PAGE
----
Treefort 2023: A Primer on This Year’s Profile Series

Every March, Treefort Music Fest brings a boatload of surprises to music aficionados in Boise, Idaho, and beyond. Those surprises help shape the evolving identity of the ambitious festival from year to year. While the newest installment will feature about 500 bands, it’ll have a wider scope than ever before. Ahead of launching a series profiling the majority of international artists playing Treefort, the Bad Penny also recently caught up with Eric Gilbert, Treefort co-founder and festival director, to learn more about its increasing geographical reach.

Artists hailing from more than 20 countries — more than 30 bands in all — will assemble for this year’s Treefort. For a festival that started out with the objective of bringing more exposure to Idaho musicians, this year’s edition will find that trait counterbalanced by exposing Idaho to more international ambitions.

“Curating cultural diversity has always been a goal of ours,” Gilbert said. “Over the last several years, several of us have been invited to a variety of international music conferences and that has certainly expanded our reach into the international community. We receive submissions from all over the world through our open submission platform as well and we discover a handful of international talent through that process each year.”

The goal that Gilbert laid out might sound like a given for most festivals. However, keeping in mind that Boise is more remote from another major city than any other place in America, it’s not always easy to court talent from other areas of the country — not to mention the rest of the world.

Whether it be due to snow, visa issues or other hangups, bands have a lot of hoops to jump through in order to perform at Treefort. Attracting outside talent to Boise doesn’t come easy. Simultaneously, Idaho is a very red state whose politicians are actively fighting state librarians and educators by limiting access to books and alternate versions of U.S. history.

While politics aren’t at play with Treefort or anyone organizing the festival, let’s just say that the timing couldn’t be better for it to feature more international artists this year than ever before.

Gilbert said: “As a father of a 9-year-old daughter, it is important to me that she is exposed to cultural and racial diversity. Boise is historically limited on this front, so for events like Treefort to bring in talent and attendees from around the world, it helps expand our community for those five days. Even if for only five days, that exposure is good for us as a community and especially good for our youth and others in the community that haven’t had the opportunity to travel more broadly. This sort of cultural diplomacy has become a big focus and passion of our team.”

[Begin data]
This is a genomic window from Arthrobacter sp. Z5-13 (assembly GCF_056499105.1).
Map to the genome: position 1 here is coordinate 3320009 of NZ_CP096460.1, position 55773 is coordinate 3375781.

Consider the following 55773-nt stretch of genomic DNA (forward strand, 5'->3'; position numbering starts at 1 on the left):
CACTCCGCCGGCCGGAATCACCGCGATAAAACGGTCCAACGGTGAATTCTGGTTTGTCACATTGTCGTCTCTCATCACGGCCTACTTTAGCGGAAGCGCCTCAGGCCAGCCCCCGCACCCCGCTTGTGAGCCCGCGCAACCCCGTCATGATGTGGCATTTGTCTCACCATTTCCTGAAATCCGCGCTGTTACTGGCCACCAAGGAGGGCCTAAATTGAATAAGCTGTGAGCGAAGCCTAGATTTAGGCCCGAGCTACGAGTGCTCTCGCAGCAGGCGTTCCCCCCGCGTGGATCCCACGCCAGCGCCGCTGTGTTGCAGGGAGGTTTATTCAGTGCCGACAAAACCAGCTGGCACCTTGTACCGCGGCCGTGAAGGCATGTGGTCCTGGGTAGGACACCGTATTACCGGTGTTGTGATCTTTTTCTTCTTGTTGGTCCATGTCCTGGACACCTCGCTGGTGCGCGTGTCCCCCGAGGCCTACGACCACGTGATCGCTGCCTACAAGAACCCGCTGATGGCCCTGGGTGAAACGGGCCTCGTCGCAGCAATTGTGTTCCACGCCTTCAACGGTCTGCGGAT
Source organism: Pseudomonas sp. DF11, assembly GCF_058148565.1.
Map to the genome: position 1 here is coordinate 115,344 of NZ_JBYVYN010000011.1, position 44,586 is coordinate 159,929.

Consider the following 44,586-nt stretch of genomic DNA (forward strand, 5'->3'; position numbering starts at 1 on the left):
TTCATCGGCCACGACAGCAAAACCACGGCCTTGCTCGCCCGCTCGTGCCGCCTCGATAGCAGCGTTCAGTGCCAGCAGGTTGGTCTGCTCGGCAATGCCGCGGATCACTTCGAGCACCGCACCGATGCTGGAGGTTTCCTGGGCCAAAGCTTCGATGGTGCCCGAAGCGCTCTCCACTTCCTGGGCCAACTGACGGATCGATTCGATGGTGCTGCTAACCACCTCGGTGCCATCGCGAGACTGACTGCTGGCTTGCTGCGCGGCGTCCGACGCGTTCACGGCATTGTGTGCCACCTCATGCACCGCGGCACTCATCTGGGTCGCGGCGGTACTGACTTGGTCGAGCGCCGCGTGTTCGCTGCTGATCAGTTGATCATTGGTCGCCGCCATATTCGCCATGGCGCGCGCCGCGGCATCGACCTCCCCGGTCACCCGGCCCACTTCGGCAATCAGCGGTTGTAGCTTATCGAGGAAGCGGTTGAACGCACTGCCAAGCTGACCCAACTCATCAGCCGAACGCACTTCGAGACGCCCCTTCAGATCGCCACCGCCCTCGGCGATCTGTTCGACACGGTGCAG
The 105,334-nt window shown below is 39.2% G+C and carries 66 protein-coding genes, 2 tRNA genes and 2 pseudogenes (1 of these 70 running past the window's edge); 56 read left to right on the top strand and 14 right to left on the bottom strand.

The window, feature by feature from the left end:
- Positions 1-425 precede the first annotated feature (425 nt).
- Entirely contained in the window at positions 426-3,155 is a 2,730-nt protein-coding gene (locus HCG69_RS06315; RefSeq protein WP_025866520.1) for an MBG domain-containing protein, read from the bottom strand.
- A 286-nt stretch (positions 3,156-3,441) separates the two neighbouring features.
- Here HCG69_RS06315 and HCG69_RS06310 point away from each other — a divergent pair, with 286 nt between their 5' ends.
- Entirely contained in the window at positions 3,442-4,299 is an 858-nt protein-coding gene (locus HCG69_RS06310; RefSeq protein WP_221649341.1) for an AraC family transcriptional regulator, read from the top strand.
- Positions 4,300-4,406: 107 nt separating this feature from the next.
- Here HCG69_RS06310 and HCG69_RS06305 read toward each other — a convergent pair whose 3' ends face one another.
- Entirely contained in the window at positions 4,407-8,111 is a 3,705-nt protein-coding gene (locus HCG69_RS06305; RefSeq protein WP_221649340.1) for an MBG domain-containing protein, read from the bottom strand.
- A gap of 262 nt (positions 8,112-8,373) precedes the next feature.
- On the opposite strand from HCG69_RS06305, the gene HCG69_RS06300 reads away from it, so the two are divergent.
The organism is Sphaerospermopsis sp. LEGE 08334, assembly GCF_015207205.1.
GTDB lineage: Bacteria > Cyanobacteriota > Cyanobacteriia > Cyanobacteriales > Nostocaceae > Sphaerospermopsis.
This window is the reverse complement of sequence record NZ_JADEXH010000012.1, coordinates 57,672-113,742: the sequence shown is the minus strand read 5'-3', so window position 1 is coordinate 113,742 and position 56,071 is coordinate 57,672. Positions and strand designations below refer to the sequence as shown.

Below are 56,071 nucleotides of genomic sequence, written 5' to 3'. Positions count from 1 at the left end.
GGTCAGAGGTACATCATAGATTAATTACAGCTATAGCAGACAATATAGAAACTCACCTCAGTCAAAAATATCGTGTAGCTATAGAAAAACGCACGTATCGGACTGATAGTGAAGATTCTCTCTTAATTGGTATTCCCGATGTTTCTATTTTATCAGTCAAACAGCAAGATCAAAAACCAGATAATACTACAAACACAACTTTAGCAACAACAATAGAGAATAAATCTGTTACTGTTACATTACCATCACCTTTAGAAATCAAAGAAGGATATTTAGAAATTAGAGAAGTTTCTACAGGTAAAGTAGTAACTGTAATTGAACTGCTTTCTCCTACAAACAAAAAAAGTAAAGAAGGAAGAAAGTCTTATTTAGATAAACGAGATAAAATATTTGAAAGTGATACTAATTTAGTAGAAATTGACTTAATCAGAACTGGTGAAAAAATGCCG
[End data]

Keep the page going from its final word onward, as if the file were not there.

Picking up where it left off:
When asked to expand on the festival’s goals, Gilbert noted that Treefort — in addition to hosting more international artists than ever before — will also feature artists from a majority of the States in the U.S. 

“From the very beginning, Treefort’s primary focus has been giving a platform for under-represented voices,” he said. “Initially, that primary focus was on a local music scene that had a hard time being heard outside of our city boundaries or even within our scene where ‘weirder’ original music was under-represented at most venues and events in Boise. That core intention continues to apply as we grow and now embodies all kinds of perspectives.”

Gilbert continued: “In a lot of ways, we see Treefort as an educational event for our local musicians and music fans. So by bringing in more international artists, we are expanding the educational opportunities for us all to learn from different cultural perspectives and different art and music styles.”

Gilbert further noted that Treefort organizers try to “build pathways” for artists to succeed in their careers by attracting national and International talent alike.

“Lastly, one of the goals of Treefort was to build a national stage in Boise for local artists to have the opportunity to perform on,” Gilbert said. “Now that has expanded to an international stage. So Boise has gone from nearly invisible on the music map to now having visibility into our music scene from all around the world. That’s pretty cool.”

For the first set of profiles on international artists participating at Treefort this year, check out:

• Treefort 2023 Profile: British Columbia’s Mother Sun

• Treefort 2023 Profile: Chile’s Sistemas Inestables

• Treefort 2023 Profile: Norway’s Orions Belte

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